The 2014 BMW 7-Series is available in a wide range of models--and in two different sedan body styles. Models designated with an 'L' get five inches of additional wheelbase, most of which goes to additional back-seat legroom.
740i and 740Li models get a 315-horsepower, 3.0L inline 6-cylinder engine and an 8-speed automatic transmission. The all-aluminum engine has twin turbochargers, variable-cam technology and direct injection, all of which help it produce strong torque output at low revs--a full 330 foot pounds from 1,600 rpm. These models now feature available xDrive, BMW's all-wheel drive system that helps improve on-the-road traction and stability. It normally sends 60 percent of power to the rear wheels until the system detects wheel slip.
The BMW 750i and 750Li come powered by a twin-turbocharged 4.4L V8 that makes 445 horsepower and 480 foot pounds of torque. At the top of the lineup is the flagship 760Li, equipped with a 6.0L V12 engine making 535 horsepower. Both 750s and the 760Li utilize the 8-speed automatic transmission.
Two other models cater to very specific crowds, radically different from each other. The Alpina B7 gets a special 500-hp, twin-turbo version of the V8, huge 21-inch wheels, and Dynamic Damping Control with Active Roll Stabilization, an adjustable suspension system designed to bring the handling benefits of a high-performance sedan without the harsh ride.
The ActiveHybrid 7 model combines the 3.0L twin-turbo inline-6, 8-speed automatic transmission and electric motor system with lithium-ion battery technology to save fuel while enabling zero-to-60 acceleration in just 5.6 seconds. All 7-Series models come with an auto stop-start system and a Brake Energy Regeneration system that helps save energy by managing the alternator to charge more when coasting or braking.
The 7-Series also has a host of electronics that not only help increase safety and stability but help the 7-Series drive like a smaller sedan. xDrive models come with Hill Descent Control, which can help keep speed within a set speed between 6 and 15 mph on very steep, slippery (snow-covered or icy) inclines. There's also an Integrated Chassis Management system that individually applies the brakes and throttle individually and helps xDrive-equipped cars handle better. All 7-Series models come with an excellent double-wishbone front and multi-link rear suspension, bringing a very responsive feel without ignoring ride comfort. Long-wheelbase (740Li and 750Li) versions come with a self-leveling air spring system for heavier loads, and back-seat space in those vehicles is vast. The front seats in all 7-Series models are firm but long-distance comfortable and very adjustable.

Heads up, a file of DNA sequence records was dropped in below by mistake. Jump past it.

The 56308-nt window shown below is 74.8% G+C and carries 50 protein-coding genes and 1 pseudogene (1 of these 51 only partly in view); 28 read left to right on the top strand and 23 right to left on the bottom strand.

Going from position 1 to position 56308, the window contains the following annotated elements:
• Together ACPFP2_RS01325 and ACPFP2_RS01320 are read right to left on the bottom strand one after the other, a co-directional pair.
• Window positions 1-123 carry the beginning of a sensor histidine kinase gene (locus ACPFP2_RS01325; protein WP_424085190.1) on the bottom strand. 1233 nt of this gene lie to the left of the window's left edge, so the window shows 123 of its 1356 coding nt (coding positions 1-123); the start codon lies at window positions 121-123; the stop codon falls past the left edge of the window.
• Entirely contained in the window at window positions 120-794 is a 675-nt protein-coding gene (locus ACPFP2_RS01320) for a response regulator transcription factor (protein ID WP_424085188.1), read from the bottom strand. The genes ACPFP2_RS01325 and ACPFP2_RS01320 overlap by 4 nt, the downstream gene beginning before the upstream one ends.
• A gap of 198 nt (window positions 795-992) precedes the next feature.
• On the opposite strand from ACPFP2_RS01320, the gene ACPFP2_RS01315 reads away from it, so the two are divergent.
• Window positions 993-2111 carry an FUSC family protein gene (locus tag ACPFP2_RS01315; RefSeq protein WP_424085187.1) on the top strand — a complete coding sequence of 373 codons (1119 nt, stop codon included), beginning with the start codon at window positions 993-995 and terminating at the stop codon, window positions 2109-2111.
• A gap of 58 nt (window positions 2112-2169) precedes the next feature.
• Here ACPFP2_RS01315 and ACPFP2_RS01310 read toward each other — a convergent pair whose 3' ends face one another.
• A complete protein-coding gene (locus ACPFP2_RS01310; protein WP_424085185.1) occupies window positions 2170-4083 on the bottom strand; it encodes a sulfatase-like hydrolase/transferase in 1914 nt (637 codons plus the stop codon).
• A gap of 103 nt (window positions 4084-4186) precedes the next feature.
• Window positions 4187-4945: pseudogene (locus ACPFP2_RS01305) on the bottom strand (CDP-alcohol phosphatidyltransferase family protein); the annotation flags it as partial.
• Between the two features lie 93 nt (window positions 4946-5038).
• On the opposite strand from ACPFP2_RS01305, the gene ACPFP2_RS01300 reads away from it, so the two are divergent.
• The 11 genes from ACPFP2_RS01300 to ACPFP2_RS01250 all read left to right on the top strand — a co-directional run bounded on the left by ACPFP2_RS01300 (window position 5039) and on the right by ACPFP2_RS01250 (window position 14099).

Electronic Damping Control also comes with all 7-Series models. The system gives the driver a choice of Comfort, Normal, Sport and Sport Plus modes, to control the attitude of the electronic stability control system, along with throttle responsiveness, shift behavior and steering assist. The optional Integral Active Steering system adds even more responsiveness, by actually steering the rear wheels to help with maneuverability up to about 75 mph.
Available high-tech features in the 7-Series include swiveling adaptive bi-xenon headlamps, a head-up display, Active Cruise Control with Stop-and-Go, Lane Departure Warning and Active Blind Spot Detection. A Night Vision system is also on the options list. And for those who prefer to have others do the driving, there's a Luxury Rear Seating Package that brings rear ventilated seats with massage.
As capital accumulates and concerns about money slowly disappear into the rearview, purchases become less about what will fit in the budget and more about what will fit into a person's life. If you're looking to spend about $150,000 on a car, nearly every vehicle on the market fits into that bucket, so it all comes down to finding a ride that best jibes with your lifestyle.
The latest iteration of the Alpina B7 is based on the new-for-2020 BMW 7 Series. The Alpina B7 is a not-oft-considered supersedan in this socioeconomic stratum. But, with a number of redeeming qualities and no appreciable downsides, perhaps it should be higher up on people's priority lists.
Exclusivity is a major factor for some high-end vehicle buyers, and there's no more exclusive brand than one that isn't exactly common knowledge. For the unfamiliar, I'll say that the Alpina B7 is no average Bimmer. Every 7 Series starts its life at BMW's Dingolfing, Germany-based plant, but Alpina plucks its vehicles from the line and adds a whole bunch of unique equipment that puts the B7 a step above.
It's not subtle, but neither is the M4 in standard form.
The partnership will produce an entire line of co-branded clothes as well as 150 cars.
The recall documents also warn against using Sport mode or the shift paddles.
At least you can't see the nose when you're living your best top-down life, right?
Motorrad's new take on its long-lived and much-loved S 1000RR promises to give Ducati's Panigale V4 models a real run for their money.
Controversial grille and all, here's the new M3.
Yep, it's got that grille, but it sounds like the M division has cooked up quite a machine this time around.
BMW's new M4 also has up to 503 horsepower, optional all-wheel drive and tons of track-ready tech. But the seats are what really matters.